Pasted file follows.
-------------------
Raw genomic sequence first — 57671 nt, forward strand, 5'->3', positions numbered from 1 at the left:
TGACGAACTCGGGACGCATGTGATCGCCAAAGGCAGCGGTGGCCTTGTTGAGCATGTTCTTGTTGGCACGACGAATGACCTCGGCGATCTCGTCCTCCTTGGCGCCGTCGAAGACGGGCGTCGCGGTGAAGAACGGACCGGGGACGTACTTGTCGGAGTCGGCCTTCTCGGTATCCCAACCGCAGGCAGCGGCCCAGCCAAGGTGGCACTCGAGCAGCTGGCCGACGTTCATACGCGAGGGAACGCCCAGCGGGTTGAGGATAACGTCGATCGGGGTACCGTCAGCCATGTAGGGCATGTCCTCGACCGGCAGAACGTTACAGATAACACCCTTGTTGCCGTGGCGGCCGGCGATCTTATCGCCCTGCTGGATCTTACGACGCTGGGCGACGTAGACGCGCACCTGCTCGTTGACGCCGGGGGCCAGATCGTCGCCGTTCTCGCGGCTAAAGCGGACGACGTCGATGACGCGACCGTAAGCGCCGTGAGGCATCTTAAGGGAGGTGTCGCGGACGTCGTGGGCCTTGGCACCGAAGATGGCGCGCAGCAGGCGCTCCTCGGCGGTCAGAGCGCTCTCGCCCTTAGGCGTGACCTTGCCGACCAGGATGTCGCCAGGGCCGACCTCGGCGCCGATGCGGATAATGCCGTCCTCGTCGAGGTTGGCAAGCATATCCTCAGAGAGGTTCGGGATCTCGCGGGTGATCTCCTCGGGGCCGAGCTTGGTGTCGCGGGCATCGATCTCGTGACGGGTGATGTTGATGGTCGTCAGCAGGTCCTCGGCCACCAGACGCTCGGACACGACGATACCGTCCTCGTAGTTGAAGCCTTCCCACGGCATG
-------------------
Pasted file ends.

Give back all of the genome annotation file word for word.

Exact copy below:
Raw genomic sequence first — 57671 nt, forward strand, 5'->3', positions numbered from 1 at the left:
TGACGAACTCGGGACGCATGTGATCGCCAAAGGCAGCGGTGGCCTTGTTGAGCATGTTCTTGTTGGCACGACGAATGACCTCGGCGATCTCGTCCTCCTTGGCGCCGTCGAAGACGGGCGTCGCGGTGAAGAACGGACCGGGGACGTACTTGTCGGAGTCGGCCTTCTCGGTATCCCAACCGCAGGCAGCGGCCCAGCCAAGGTGGCACTCGAGCAGCTGGCCGACGTTCATACGCGAGGGAACGCCCAGCGGGTTGAGGATAACGTCGATCGGGGTACCGTCAGCCATGTAGGGCATGTCCTCGACCGGCAGAACGTTACAGATAACACCCTTGTTGCCGTGGCGGCCGGCGATCTTATCGCCCTGCTGGATCTTACGACGCTGGGCGACGTAGACGCGCACCTGCTCGTTGACGCCGGGGGCCAGATCGTCGCCGTTCTCGCGGCTAAAGCGGACGACGTCGATGACGCGACCGTAAGCGCCGTGAGGCATCTTAAGGGAGGTGTCGCGGACGTCGTGGGCCTTGGCACCGAAGATGGCGCGCAGCAGGCGCTCCTCGGCGGTCAGAGCGCTCTCGCCCTTAGGCGTGACCTTGCCGACCAGGATGTCGCCAGGGCCGACCTCGGCGCCGATGCGGATAATGCCGTCCTCGTCGAGGTTGGCAAGCATATCCTCAGAGAGGTTCGGGATCTCGCGGGTGATCTCCTCGGGGCCGAGCTTGGTGTCGCGGGCATCGATCTCGTGACGGGTGATGTTGATGGTCGTCAGCAGGTCCTCGGCCACCAGACGCTCGGACACGACGATACCGTCCTCGTAGTTGAAGCCTTCCCACGGCATG